The first two functions are for the event tracing functionality. msg is the message being passed, lp is the LP pointer. buffer is the pointer to where the data needs to be copied for ROSS to manage. collect_flag is a pointer to a ROSS flag. By default *collect_flag == 1. This means that the event will be collected. This flag was added to let you control whether specific events for an LP are collected or not. Change the value to 0 for any events you do not want to show in the trace. This means even the ROSS level data will not be collected for that event (e.g., src_LP, dest_LP, etc). You can use this feature to turn off event tracing for certain events, reducing the amount of data you will be storing.

The third function is for model-level data to be sampled at the same time as the simulation engine data (at GVT or based on real time). sv is the pointer to the LP state.

Model types struct for function pointers
typedef struct st_model_types st_model_types;
struct st_model_types {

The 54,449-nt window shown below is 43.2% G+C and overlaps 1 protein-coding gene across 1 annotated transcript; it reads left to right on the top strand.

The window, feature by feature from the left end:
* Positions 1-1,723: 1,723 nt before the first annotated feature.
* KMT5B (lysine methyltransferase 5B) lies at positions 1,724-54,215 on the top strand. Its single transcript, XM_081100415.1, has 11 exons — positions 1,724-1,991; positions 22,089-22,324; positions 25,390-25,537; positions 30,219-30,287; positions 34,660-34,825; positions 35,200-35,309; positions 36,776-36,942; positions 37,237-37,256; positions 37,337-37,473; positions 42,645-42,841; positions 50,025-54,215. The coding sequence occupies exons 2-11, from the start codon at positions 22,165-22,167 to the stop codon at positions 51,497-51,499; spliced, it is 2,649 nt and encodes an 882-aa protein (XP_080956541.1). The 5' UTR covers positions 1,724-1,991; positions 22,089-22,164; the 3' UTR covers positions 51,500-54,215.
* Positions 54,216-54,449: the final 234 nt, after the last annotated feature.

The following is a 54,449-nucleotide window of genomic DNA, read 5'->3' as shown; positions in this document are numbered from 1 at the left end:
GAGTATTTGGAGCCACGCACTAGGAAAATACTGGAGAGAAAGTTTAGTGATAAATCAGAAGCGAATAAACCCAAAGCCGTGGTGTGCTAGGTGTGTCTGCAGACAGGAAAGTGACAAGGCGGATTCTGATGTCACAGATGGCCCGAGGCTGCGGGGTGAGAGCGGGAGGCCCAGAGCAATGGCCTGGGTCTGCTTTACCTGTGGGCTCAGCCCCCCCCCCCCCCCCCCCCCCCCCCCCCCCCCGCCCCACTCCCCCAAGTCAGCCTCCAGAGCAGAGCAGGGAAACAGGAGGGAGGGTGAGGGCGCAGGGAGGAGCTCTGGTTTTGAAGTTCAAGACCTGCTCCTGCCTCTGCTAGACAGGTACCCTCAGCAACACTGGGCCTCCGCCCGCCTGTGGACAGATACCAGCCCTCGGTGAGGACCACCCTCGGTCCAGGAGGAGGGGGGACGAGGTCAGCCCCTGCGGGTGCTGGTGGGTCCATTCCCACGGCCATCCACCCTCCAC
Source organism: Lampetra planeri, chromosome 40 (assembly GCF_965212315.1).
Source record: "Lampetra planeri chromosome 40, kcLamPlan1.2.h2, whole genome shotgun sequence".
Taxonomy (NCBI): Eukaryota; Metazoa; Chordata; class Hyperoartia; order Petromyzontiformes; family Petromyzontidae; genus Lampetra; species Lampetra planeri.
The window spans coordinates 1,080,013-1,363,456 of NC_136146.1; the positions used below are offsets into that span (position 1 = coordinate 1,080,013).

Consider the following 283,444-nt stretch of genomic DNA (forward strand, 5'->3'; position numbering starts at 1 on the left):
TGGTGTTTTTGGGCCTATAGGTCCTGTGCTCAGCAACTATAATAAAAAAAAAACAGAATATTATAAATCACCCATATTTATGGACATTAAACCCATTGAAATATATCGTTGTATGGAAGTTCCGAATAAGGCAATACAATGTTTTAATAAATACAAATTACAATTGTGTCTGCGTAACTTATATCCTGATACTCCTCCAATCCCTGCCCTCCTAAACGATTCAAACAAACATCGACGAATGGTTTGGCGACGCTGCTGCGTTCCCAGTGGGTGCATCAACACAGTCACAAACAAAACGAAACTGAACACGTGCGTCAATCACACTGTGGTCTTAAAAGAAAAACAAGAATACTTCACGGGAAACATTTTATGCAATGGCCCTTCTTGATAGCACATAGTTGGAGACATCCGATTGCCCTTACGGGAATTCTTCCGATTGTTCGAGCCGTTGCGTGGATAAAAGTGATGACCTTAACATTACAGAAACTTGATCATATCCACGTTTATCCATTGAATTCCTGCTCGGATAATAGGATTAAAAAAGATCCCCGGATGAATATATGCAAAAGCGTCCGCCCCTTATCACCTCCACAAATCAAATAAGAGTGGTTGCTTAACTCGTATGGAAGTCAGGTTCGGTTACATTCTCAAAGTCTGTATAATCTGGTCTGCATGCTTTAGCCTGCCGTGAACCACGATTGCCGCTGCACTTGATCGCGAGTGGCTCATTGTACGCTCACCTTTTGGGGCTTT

rbev_trace_f rbev_trace; /* function pointer to collect data about events causing rollbacks */
    size_t rbev_sz;          /* size of data collected from model about events causing rollbacks */
    ev_trace_f ev_trace;     /* function pointer to collect data about all events for given LP */
    size_t ev_sz;            /* size of data collected from model for each event */
    model_stat_f model_stat_fn; /* function pointer to collect model-level data */
    size_t mstat_sz;         /* size of data collected from model at sampling points */
};

This is the struct where we provide the function pointers to ROSS. rbev_trace is the pointer for the event collection for only events causing rollbacks, while ev_trace is for the full event collection. rbev_sz and ev_sz are the sizes of the data that need to be pushed to the buffer for the rollback causing events, or for all events, respectively. model_stat_fn is the pointer for collecting model-level data with the GVT-based and real time sampling modes. Similarly, mstat_sz is the size of the data that will be saved at each sampling point for that LP.